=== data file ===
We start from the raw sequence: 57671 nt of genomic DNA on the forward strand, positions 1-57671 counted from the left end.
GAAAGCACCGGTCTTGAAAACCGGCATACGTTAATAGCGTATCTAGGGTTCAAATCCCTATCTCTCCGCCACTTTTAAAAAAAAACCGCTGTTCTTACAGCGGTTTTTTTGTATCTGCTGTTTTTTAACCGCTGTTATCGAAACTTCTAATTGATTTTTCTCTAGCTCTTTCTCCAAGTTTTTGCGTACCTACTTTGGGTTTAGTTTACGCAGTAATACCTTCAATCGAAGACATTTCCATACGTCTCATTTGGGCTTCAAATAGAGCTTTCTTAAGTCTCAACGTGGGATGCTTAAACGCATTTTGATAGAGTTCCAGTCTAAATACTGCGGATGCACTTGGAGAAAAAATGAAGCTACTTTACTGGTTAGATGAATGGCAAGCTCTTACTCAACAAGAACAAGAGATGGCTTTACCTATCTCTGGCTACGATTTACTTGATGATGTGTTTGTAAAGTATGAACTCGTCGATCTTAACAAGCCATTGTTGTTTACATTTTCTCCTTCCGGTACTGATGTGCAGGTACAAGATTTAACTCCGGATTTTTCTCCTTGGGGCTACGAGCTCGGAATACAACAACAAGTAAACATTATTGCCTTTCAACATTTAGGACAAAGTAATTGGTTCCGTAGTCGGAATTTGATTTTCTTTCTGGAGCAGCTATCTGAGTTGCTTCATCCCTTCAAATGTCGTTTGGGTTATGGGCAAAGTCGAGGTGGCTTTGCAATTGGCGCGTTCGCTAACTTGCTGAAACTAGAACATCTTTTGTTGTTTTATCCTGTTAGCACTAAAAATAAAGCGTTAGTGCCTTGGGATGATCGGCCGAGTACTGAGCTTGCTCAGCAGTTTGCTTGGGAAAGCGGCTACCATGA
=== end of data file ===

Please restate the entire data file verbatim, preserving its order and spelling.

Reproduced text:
We start from the raw sequence: 57671 nt of genomic DNA on the forward strand, positions 1-57671 counted from the left end.
GAAAGCACCGGTCTTGAAAACCGGCATACGTTAATAGCGTATCTAGGGTTCAAATCCCTATCTCTCCGCCACTTTTAAAAAAAAACCGCTGTTCTTACAGCGGTTTTTTTGTATCTGCTGTTTTTTAACCGCTGTTATCGAAACTTCTAATTGATTTTTCTCTAGCTCTTTCTCCAAGTTTTTGCGTACCTACTTTGGGTTTAGTTTACGCAGTAATACCTTCAATCGAAGACATTTCCATACGTCTCATTTGGGCTTCAAATAGAGCTTTCTTAAGTCTCAACGTGGGATGCTTAAACGCATTTTGATAGAGTTCCAGTCTAAATACTGCGGATGCACTTGGAGAAAAAATGAAGCTACTTTACTGGTTAGATGAATGGCAAGCTCTTACTCAACAAGAACAAGAGATGGCTTTACCTATCTCTGGCTACGATTTACTTGATGATGTGTTTGTAAAGTATGAACTCGTCGATCTTAACAAGCCATTGTTGTTTACATTTTCTCCTTCCGGTACTGATGTGCAGGTACAAGATTTAACTCCGGATTTTTCTCCTTGGGGCTACGAGCTCGGAATACAACAACAAGTAAACATTATTGCCTTTCAACATTTAGGACAAAGTAATTGGTTCCGTAGTCGGAATTTGATTTTCTTTCTGGAGCAGCTATCTGAGTTGCTTCATCCCTTCAAATGTCGTTTGGGTTATGGGCAAAGTCGAGGTGGCTTTGCAATTGGCGCGTTCGCTAACTTGCTGAAACTAGAACATCTTTTGTTGTTTTATCCTGTTAGCACTAAAAATAAAGCGTTAGTGCCTTGGGATGATCGGCCGAGTACTGAGCTTGCTCAGCAGTTTGCTTGGGAAAGCGGCTACCATGA